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Bassist Jimmy Haslip – Why Is Music Important (The Panel Experiment) by Brent-Anthony Johnson

Bassist Jimmy Haslip - Why Is Music Important

Who are you, and what do you do?

My name is Jimmy Haslip, and I am a musician/bassist/producer/composer.

Who are your primary musical influences?

All music, R&B, Rock, Funk, Jazz, Classical, pop, ethnic music, folk music, Jaco Pastorius, Ron Carter, Weather Report, Jimi Hendrix, Bartok, Sly Stone, Mstislav Rostopovich, Salif Keita, Antonio Carlos, Jobim, Issac Delgado, Joni Mitchell, Led Zepplin

What are you listening to musically, in  the past 12 months that has enhanced the way you think about music and your craft?

Lots of Sly Stone! Also, Allan Holdsworth [especially a song called “City Nights”], a ton of Tower of Power songs, and John Coltrane [especially two recordings; “Sun Ship” and “A Love Supreme”].

How does your personal musical voice directly relate to the function of the basses?  Also, what are your main instruments?

My main instrument is bass . . .  My main instruments for composing are keyboards and guitar. I’ve had a connection with the electric bass since I was in the 7th grade [13 years old] and I am now 62 years old. I’ve spent thousands of hours practicing and playing the instrument.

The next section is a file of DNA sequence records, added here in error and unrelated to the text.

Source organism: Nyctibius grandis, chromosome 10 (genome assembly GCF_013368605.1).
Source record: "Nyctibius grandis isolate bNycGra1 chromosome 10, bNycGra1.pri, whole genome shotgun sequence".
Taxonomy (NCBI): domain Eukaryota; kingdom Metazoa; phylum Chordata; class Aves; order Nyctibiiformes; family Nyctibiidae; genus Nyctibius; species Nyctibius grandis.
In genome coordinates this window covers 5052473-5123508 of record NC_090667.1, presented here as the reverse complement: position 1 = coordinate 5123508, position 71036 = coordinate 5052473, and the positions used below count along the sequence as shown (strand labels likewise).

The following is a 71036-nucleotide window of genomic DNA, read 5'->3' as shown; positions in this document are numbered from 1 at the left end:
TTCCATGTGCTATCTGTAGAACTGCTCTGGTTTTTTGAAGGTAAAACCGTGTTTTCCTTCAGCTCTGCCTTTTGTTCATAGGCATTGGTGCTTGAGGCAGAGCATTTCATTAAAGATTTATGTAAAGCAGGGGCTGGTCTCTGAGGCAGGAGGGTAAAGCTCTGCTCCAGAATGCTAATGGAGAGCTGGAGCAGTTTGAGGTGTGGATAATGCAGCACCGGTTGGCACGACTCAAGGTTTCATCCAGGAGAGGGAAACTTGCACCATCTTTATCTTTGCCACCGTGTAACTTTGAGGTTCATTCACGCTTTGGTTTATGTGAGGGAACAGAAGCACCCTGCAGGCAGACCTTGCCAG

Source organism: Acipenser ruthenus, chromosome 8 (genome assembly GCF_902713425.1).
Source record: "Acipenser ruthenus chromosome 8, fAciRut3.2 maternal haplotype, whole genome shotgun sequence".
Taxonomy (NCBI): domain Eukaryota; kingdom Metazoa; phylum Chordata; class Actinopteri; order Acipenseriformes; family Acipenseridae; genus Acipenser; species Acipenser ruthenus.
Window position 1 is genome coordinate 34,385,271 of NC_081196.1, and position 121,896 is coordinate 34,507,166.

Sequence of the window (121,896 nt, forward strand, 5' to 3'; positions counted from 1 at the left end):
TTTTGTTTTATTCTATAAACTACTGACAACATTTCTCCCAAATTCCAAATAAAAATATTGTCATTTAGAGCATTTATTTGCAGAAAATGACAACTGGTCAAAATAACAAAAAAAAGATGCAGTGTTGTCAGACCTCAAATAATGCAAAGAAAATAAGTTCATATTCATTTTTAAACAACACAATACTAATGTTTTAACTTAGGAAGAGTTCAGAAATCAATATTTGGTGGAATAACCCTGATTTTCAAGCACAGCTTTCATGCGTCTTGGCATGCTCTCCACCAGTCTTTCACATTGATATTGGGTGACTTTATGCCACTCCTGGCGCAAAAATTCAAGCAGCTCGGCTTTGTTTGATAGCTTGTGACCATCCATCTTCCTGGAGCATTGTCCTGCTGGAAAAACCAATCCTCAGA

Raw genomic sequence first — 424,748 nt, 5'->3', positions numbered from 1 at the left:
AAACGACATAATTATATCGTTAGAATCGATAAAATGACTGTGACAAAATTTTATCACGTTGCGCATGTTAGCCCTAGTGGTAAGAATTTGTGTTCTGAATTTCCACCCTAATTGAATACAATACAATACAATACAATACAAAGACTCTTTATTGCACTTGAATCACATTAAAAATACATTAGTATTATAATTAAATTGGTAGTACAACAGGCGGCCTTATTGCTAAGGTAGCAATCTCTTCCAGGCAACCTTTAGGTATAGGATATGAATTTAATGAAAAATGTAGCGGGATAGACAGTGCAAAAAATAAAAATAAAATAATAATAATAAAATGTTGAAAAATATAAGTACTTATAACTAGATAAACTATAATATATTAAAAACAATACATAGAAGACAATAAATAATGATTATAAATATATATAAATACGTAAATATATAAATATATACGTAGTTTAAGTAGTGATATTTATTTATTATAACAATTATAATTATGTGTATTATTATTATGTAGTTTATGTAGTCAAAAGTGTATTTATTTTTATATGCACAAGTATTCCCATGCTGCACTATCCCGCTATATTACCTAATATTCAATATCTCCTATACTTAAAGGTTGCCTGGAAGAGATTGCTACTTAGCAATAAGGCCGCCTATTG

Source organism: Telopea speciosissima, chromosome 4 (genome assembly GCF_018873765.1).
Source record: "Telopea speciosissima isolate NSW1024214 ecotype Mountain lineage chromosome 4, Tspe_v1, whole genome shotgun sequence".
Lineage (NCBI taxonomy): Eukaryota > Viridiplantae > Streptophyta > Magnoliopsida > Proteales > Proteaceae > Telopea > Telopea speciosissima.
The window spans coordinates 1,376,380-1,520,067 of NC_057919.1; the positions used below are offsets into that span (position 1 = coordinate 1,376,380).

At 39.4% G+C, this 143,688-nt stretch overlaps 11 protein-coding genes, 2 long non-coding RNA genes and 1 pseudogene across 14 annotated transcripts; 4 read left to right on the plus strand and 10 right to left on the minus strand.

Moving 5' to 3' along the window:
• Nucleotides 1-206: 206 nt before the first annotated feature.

It has become my innermost mode of expression and a direct link of expressing myself within the language of music. A language that has several different levels of expression through sound, emotional, undefined and indescribable senses coupled with the physical reactions to sound. This is a deeper level in expressive connection between the individual and his instrument that I strive for and experience. In Basketball… it’s called being in the zone. Being ‘In The Zone’ can be described as a state-of-mind allowing your brain/body to run on instinct, unencumbered by distractions.

Describe  your  musical composition  process.

This is a tough question, as I am a self-taught composer…

But, for me, and how I go about writing music… which is not totally a process, really! I’m mainly focused on always trying to find just a small “seed” [an idea, a short phrase, a beat or groove, a progression, bass line, melody] if possible to be inspired by.

Along with my feeble technique, playing keyboards is usually where I start searching for an idea, and 5-out-of 10 times, I may start with a progression or a groove that I heard and liked.  This all becomes more of a harmony lesson, at first, and then it blossoms into actual writing from what I have taught myself in that moment. It boils down to a progression, a bass line, a melody, a groove, or even a sound or a chord that inspires me and will ignite some creative input that will trigger an idea, eventually and hopefully becoming a song.